Monday, May 12, 2008

Judge: Woman's rape case against Halliburton can go to trial

Judge: Woman's rape case against Halliburton can go to trial

Friday, May 9, 2008

(05-09) 19:34 PDT HOUSTON, (AP) --

A woman who said she was raped by co-workers while employed by a contractor in Iraq can take her claims to trial, a federal judge ruled Friday.

Jamie Leigh Jones filed a federal lawsuit last year, saying she was attacked while working for a Halliburton Co. subsidiary at Camp Hope, Baghdad, in 2005. Her lawsuit claims that after she endured harassment from some of the men where she lived in coed barracks, she was drugged and raped by Halliburton and KBR firefighters.

Jones, a former Conroe resident, said a KBR representative imprisoned her in a shipping container for a day so she wouldn't report the assault.

Attorneys for Halliburton, KBR and other subsidiaries that have been sued have disputed Jones' allegations. KBR split from Halliburton last year.

Washington-based attorney Stephanie Morris said her client is pleased that she will have the opportunity to bring attention to the case.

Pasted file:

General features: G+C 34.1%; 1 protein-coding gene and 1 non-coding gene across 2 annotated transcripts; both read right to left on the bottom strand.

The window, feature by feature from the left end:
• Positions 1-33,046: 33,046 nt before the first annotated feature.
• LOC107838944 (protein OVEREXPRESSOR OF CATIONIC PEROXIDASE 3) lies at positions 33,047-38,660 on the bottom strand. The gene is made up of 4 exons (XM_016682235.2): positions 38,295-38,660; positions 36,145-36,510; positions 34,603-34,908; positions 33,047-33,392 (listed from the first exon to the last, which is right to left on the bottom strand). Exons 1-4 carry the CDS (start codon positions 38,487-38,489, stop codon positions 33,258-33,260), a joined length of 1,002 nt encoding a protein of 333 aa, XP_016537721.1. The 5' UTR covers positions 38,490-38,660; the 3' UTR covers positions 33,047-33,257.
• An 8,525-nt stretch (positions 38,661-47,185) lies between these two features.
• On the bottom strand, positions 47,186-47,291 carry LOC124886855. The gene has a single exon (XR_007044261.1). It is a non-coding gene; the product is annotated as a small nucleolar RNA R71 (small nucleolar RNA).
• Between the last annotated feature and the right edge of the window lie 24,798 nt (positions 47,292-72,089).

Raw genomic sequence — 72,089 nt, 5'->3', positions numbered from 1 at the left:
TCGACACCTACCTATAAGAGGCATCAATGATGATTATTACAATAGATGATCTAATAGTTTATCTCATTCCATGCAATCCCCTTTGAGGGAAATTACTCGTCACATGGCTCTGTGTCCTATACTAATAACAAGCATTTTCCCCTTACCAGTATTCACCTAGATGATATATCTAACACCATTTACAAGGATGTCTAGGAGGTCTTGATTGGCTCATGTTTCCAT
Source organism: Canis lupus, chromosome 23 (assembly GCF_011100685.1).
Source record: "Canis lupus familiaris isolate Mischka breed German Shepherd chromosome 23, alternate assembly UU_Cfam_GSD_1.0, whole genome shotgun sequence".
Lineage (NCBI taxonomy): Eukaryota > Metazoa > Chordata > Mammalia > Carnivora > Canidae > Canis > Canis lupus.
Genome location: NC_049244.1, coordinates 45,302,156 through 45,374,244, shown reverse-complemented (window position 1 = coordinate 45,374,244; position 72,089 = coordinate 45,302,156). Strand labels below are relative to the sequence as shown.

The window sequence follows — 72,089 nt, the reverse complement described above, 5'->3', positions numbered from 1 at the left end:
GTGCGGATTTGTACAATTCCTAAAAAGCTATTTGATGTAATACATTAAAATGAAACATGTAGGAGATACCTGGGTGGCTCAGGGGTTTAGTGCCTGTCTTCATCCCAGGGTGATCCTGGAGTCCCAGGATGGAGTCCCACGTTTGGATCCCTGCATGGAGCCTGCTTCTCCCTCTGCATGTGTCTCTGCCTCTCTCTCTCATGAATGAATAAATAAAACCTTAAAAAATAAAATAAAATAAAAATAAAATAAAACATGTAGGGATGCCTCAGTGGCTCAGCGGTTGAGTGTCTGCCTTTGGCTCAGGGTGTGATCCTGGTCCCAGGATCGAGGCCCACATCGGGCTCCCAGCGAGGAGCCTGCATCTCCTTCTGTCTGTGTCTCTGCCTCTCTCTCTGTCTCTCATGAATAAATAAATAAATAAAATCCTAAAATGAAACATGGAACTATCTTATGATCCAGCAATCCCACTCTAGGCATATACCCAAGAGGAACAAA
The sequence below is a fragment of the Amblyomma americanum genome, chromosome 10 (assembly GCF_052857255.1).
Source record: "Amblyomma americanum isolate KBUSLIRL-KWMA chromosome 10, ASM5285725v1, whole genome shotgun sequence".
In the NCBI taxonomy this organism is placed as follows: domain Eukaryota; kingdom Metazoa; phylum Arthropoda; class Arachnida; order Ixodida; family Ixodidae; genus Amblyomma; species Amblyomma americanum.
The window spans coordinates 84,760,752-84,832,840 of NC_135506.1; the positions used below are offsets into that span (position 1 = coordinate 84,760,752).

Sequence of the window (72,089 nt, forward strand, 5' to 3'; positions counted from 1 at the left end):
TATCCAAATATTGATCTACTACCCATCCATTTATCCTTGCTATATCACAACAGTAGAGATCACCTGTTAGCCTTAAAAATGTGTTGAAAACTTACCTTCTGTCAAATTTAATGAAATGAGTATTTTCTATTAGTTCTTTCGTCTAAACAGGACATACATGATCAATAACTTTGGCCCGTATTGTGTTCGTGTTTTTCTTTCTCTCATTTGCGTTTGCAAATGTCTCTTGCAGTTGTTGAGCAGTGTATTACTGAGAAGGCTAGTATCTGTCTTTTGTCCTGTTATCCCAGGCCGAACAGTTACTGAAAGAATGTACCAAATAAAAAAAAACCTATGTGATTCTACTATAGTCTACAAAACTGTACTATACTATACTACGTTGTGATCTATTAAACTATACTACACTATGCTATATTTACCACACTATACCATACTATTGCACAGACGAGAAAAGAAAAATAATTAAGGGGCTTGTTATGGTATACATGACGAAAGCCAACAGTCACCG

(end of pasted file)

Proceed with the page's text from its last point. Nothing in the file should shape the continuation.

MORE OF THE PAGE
"We are extremely excited we can now go forward and present the case in the public arena and make the public aware of what been going on overseas in Iraq . Halliburton has ratified gross sexual conduct by their failure to act," Morris said.

The Associated Press usually does not identify people alleging sexual assault, but Jones' face and name have been broadcast in media reports and on her own Web site.

Halliburton's attorneys argued in March that the employment agreement Jones signed says any claims made by an employee against the company that in any way touch on his or her employment have to be settled through arbitration, in which a third party would resolve the case through a private hearing process.

The decision by U.S. District Judge Keith P. Ellison says the court will not compel the plaintiff to go to arbitration for her claims related to being assaulted. However, those claims cannot be pursued until other workplace-related claims are arbitrated.

"We entirely conceded those could go to arbitration," Morris said.

W. Carl Jordan, an attorney for Halliburton, did not return a phone call to his office and an e-mail on Friday night. A company spokeswoman said no one was immediately available to comment.

In December, Jones detailed her allegations to a congressional subcommittee. Several members of Congress have criticized the Justice, State and Defense departments for how the case was handled.

Congress has pressured the Bush administration to force U.S. contractors in Iraq to offer better protection for their employees from crimes.

© 2008 Hearst Communications Inc.

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